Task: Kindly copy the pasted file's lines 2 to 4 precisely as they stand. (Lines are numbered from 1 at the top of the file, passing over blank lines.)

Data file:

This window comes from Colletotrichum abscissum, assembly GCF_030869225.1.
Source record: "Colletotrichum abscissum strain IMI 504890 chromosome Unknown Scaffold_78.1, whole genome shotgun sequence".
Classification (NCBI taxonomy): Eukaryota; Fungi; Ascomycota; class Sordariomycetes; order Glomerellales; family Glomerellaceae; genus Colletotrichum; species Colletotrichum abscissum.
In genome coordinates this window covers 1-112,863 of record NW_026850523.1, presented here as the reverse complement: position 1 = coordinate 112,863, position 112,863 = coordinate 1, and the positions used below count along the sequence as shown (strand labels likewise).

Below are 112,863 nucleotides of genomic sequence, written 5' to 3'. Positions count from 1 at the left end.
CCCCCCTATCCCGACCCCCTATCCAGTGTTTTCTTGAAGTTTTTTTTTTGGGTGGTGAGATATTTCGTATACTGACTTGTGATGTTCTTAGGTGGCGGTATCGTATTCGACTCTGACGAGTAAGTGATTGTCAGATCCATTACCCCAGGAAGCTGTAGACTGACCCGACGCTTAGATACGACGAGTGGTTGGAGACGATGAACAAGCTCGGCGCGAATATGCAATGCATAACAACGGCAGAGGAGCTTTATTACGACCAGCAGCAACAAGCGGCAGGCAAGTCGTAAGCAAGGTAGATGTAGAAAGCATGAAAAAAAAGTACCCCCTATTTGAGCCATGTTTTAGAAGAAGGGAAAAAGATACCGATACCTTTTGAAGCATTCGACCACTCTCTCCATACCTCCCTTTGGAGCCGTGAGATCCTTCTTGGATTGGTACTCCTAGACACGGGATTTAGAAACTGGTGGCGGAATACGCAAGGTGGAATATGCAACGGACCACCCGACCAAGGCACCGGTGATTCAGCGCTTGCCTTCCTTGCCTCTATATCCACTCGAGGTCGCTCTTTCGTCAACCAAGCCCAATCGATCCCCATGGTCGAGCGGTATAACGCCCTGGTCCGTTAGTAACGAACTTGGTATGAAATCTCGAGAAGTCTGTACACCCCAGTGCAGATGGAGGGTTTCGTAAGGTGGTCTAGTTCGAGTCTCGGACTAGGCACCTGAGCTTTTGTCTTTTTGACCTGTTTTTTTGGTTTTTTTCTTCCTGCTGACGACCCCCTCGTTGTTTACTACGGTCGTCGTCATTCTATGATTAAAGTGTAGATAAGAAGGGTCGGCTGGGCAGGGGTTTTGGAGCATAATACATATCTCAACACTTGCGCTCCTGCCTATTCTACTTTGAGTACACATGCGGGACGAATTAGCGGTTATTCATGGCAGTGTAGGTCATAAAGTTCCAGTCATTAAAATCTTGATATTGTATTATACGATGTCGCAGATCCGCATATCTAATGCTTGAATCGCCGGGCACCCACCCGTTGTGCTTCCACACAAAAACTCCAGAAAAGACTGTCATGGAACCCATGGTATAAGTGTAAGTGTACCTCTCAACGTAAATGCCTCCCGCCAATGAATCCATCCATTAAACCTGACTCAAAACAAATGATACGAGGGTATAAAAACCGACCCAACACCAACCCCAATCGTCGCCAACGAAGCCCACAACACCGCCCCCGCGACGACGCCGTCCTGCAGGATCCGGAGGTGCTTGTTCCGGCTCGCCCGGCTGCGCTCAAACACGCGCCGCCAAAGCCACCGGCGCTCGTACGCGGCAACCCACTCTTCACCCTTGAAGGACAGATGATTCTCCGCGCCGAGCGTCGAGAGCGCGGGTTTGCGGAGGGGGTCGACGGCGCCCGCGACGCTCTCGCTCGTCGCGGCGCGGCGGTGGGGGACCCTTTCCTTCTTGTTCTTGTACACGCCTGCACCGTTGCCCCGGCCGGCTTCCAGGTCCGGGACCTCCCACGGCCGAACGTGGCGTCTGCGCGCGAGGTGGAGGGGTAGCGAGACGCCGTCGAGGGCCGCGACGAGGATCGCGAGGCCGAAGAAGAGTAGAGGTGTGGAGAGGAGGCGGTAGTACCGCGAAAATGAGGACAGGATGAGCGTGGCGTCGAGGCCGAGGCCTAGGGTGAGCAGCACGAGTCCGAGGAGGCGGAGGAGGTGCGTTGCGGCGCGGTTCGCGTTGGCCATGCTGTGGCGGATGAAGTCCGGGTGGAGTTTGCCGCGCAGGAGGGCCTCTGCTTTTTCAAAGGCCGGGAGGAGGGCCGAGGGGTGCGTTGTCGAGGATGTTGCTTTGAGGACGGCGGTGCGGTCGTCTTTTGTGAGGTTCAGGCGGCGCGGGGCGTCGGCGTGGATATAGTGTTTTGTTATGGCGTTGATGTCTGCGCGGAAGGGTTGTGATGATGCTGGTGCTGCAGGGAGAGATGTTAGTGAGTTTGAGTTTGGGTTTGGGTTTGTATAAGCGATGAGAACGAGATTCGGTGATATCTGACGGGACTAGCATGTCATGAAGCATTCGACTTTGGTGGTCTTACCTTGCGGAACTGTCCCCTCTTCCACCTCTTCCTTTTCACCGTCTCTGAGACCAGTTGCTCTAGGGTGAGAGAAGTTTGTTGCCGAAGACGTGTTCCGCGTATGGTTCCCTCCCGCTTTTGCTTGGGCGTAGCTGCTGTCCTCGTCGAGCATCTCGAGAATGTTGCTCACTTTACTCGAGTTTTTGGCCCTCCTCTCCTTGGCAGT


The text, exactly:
Source record: "Colletotrichum abscissum strain IMI 504890 chromosome Unknown Scaffold_78.1, whole genome shotgun sequence".
Classification (NCBI taxonomy): Eukaryota; Fungi; Ascomycota; class Sordariomycetes; order Glomerellales; family Glomerellaceae; genus Colletotrichum; species Colletotrichum abscissum.
In genome coordinates this window covers 1-112,863 of record NW_026850523.1, presented here as the reverse complement: position 1 = coordinate 112,863, position 112,863 = coordinate 1, and the positions used below count along the sequence as shown (strand labels likewise).